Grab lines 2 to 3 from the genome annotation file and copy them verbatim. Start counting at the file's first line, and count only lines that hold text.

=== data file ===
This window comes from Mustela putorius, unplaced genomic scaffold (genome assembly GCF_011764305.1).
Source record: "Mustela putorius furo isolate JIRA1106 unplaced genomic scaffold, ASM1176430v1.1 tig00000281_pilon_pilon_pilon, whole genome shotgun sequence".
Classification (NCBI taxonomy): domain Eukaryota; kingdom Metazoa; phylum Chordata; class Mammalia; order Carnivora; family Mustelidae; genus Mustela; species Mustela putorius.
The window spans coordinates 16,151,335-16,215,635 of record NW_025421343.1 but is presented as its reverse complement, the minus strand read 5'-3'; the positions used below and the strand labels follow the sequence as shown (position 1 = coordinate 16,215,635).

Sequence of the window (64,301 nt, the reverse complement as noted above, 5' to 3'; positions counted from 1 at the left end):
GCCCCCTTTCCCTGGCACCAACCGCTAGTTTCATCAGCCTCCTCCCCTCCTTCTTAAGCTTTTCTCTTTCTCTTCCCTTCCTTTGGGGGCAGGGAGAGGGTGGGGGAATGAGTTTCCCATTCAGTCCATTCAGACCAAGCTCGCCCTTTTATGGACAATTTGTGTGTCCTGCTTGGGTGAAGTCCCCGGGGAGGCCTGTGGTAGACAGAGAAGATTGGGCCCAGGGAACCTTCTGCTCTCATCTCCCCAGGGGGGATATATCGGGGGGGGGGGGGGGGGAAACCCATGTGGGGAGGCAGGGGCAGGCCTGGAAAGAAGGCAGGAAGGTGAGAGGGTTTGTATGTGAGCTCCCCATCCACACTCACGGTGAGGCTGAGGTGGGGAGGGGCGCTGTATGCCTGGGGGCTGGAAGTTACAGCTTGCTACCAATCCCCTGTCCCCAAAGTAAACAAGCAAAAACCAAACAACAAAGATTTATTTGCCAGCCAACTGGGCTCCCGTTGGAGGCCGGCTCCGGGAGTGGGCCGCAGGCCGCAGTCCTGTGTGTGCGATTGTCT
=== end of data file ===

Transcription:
Source record: "Mustela putorius furo isolate JIRA1106 unplaced genomic scaffold, ASM1176430v1.1 tig00000281_pilon_pilon_pilon, whole genome shotgun sequence".
Classification (NCBI taxonomy): domain Eukaryota; kingdom Metazoa; phylum Chordata; class Mammalia; order Carnivora; family Mustelidae; genus Mustela; species Mustela putorius.